while(totalChange >= 5){totalChange = totalChange-5; five++;}
 while(totalChange >= 1){totalChange = totalChange-1; one++;}
 while(totalChange >= .25){totalChange = totalChange-.25; quarter++;}
 while(totalChange >= .10){totalChange = totalChange-.10; dime++;}
 while(totalChange >= .05){totalChange = totalChange-.05; nickel++;}
 while(totalChange >= .01){totalChange = totalChange-.01; penny++;}

}
double MoneyChanger::GetTotalChange()
{
totalChange = amountG - amountP;
    return totalChange;
}
void MoneyChanger::GetBills(int *twenties, int *tens, int *fives, int *ones)
{
*twenties = twenty;
*tens = ten;
*fives = five;
*ones = one;
CalcChange();
}
void MoneyChanger::GetCoins(int *quarters, int *dimes, int *nickels, int *pennies)
{
*quarters = quarter;
    *dimes = dime;
*nickels = nickel;
*pennies = penny;
CalcChange();
 }

Main.cpp

int main()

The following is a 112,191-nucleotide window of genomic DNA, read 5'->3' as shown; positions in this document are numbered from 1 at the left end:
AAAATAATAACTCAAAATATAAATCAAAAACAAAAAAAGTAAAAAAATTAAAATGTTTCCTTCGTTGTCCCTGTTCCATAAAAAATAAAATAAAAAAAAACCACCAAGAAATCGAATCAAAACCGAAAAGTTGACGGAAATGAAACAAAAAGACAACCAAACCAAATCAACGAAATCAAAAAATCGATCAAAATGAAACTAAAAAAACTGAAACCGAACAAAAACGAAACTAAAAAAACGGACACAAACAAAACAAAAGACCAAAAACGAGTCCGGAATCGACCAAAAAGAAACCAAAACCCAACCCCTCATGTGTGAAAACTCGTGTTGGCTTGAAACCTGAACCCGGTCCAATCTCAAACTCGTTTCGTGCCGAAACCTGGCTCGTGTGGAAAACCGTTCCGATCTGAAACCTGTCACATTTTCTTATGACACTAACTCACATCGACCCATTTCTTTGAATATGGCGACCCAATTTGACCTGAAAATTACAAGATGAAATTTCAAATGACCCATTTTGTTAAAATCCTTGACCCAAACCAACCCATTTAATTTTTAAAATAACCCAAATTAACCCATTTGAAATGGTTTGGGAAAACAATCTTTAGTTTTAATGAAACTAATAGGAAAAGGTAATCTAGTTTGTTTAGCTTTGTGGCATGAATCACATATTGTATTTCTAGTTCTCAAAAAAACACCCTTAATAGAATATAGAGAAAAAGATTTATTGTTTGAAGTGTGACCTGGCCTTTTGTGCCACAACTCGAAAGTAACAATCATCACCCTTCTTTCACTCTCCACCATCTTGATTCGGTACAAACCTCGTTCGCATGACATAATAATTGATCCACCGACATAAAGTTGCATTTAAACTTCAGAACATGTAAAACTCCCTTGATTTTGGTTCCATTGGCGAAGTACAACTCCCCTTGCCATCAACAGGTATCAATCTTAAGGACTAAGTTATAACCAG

{
MoneyChanger mc;
int twenties, tens, fives, ones, quarter, dimes, nickels, pennies;
double purchase, given;
cout<<"please enter total cost of purchase: ";
cin>>purchase;
cin.ignore();
cout<<"\nplease enter amount given: ";
cin>>given;
mc.setData(purchase, given);
cin.ignore();
cout<<"Your change is: "<<mc.GetTotalChange()<<"\n\n";

mc.GetBills(&twenties, &tens, &fives, &ones);
mc.GetCoins(&quarter, &dimes, &nickels, &pennies);

cout<<twenties<<" twenty dollar bill(s)"<<endl;
cout<<tens<<" ten dollar bill(s)"<<endl;
cout<<fives<<" five dollar bill(s)"<<endl;
cout<<ones<<" one dollar bill(s)"<<endl;
cout<<quarter<<" quarter(s)"<<endl;
cout<<dimes<<" dime(s)"<<endl;
cout<<nickels<<" nickel(s)"<<endl;
cout<<pennies<<" penny(s)"<<endl;
return 0;
}
share|improve this question
    
yes, sorry didn't put it on here. didn't want it to be too long MoneyChanger::MoneyChanger() { amountP =0.0; amountG =0.0; totalChange = 0.0; twenty =0; ten = 0; five = 0; one = 0; quarter = 0; dime = 0; nickel = 0; penny = 0; } –  John Acosta Feb 22 '13 at 21:27
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1 Answer

up vote 0 down vote accepted